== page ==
Learn how to sew an elastic waistband in the four easiest ways for beginners. Sewing elastic is one of the easiest ways to finish a great skirt, shorts, or pants pattern. It is so comfortable to wear and has minimal fit issues since it is so easy to adjust.
Sewing elastic waistbands are really easy and are mostly a matter of sewing a casing and threading some elastic through. This tutorial will lead you step by step so you will be able to achieve a smooth, professionally sewn waistband.
How to Sew an Elastic Waistband Tutorial
Here I will show you the 4 best methods of how to sew an elastic waistband. Which is best for your sewing project will depend on whether you are sewing stretch or woven fabric and the amount of volume in your garment. This article will also show you how to stop elastic twisting in the casing.
Supplies for Sewing Elastic Waistbands
Here is what you need for the different techniques for sewing elastic waistbands:
- Elastic - The type will depend on the method you are using. If possible, always look for non-twist elastic. It can be a little more expensive but it is worth the extra.
- Stretch Needles - If you use universal sewing needles for elastic, you can get skipped stitches. Stretch needles or ball point needles are better for sewing elastic.
- Sewing Basics - Regular sewing machine (you don't need a serger), iron, ironing board, markers, measuring tape
Types of Elastic Waistbands in Sewing
Here are the 4 types of elasticated waistbands and the basic techniques:
- FOLDED WITH ZIG-ZAG OR SERGER - Best for stretch fabric items that are tight to the body, like leggings and tight skirts.
- ELASTIC CASING - Best for woven fabrics and can be used to create wide skirts in woven fabric. Creates a gathered-looking waistband.
- SEPARATE WAISTBAND - Can be used on stretch or woven fabric. In a stretch fabric, it creates a smooth waistband and in woven the waistband will look slightly gathered. Separate casings are good when the waist needs a bit of a curve for example at the top of circle skirts.
- WIDE ATTACHED ELASTIC - Best for stretch fabric or woven fabric that is not too wide. Woven fabric cannot be wider than how far the elastic stretches out. Great for underwear.
If you are not sure which type of waistband method to use, I suggest trying the elastic casing. It is by far the easiest and the most flexible, suiting most waistband types. The casing method is my personal preference.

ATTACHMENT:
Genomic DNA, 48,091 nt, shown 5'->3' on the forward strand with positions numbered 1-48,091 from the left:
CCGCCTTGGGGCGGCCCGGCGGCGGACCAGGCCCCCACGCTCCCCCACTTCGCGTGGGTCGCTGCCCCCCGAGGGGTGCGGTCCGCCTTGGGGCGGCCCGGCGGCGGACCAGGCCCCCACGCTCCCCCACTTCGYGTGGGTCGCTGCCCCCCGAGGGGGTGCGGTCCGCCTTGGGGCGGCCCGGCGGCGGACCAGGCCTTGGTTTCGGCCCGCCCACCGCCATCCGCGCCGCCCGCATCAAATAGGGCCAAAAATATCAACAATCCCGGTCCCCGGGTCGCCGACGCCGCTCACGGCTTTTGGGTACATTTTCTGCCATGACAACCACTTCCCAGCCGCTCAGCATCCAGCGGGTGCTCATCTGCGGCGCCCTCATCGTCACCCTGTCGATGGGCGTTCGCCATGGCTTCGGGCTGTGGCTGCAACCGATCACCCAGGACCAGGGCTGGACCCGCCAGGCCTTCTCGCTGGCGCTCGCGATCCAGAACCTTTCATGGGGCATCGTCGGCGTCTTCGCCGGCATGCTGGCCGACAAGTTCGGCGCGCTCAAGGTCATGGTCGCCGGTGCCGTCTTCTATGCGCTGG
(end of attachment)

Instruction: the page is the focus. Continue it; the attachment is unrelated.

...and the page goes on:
|METHOD||BEST FOR||CLOTHING TYPE|
|Zig-Zag or Serger||Stretch||Tight to body eg leggings, tight skirts|
|Elastic Casing||Stretch or Woven||Loose or tight clothing eg skirts, pants, anything for beginners|
|Separate Waistband||Stretch or Woven||Tight or medium width clothing eg narrow or medium width skirts and pants|
|Wide Attached Elastic||Stretch Woven||Tight or medium width clothing eg underwear, medium width skirts and pants|
How Long to Cut Elastic for a Waistband
First, measure your natural waist size or the position you wish to wear the waistband. Personally, I find waistbands a little more comfortable if they are a little lower than my belly button. Don't pull the tape measure too tight. Cut your elastic to that width with ½ inch (12mm) extra for the overlap you will sew.
Double-check how this feels around your waist. The elastic length should be firm but not tight. The amount of stretch in different types of elastic can vary enormously. Trim any off if necessary - don't forget the extra for the overlap. As a very general rule, you will probably need to trim about 2 inches (5cm) off for thin elastics, while 1 inch (2.5cm) for thicker elastics is normally enough.
The best way to cut elastic is with sharp scissors or a rotary cutter. Most elastics do not fray, so you should get a clean cut. Never cut elastic in half lengthwise if you need a narrower elastic. Cutting lengthwise results in the elastic fraying and stretching out. Always purchase the correct width.
Read about the different types of elastic that you can use for inserting into waistbands.
1. How to Sew an Elastic Waistband in Stretch
Sewing and folding the elastic flat gives a nice smooth look on tight skirts and leggings. It is best for knit fabrics and elastics that are ¾ inch (2cm) or 1 inch (2.5 cm) in width.
BEST TYPE OF ELASTIC TO USE: Woven Elastic
How to Sew an Elastic Waistband Directly to Fabric with a Zig-Zag:
- Prepare the pants or skirt to the point where they require a waistband and turn them the wrong way out. The side seams should be completed.
- Measure a band of elastic long enough to fit your waist. Join the elastic ends into a circle by putting the ends together, but not overlapping them. Zig-zag across the joined ends to sew them together firmly. Try the elastic band on your waist and adjust if necessary. All elastics stretch by different amounts, and some will be more comfortable than others. You may also like to wear a skirt or pants slightly above or below your belly button.
- Mark the elastic band in quarters. Mark the waistband in quarters.
- Place the elastic on the wrong side of the raw edge of fabric. Match the elastic and waistband marks and stitch along the top edge of the fabric with a serger or narrow zigzag stitch. If you use a serger, make sure you don't cut any of the elastic.
- Fold the elastic down. Stitch the edge with a zig-zag stitch, stretch stitch or twin needle.
2. How to Sew an Elastic Waistband Casing (Simple Elastic Waistband)
Creating a casing is the easiest way to sew waistbands for lightweight fabrics. Fabulous for kids' and adult's clothing alike. You will need a safety pin to thread the elastic through the casing. Normally elastic that is used in casings is a little narrower than some of the other methods. ½ inch (12mm) or ¼ inch (6mm) is quite common. You can certainly use wider elastic, but it can become a little bulkier.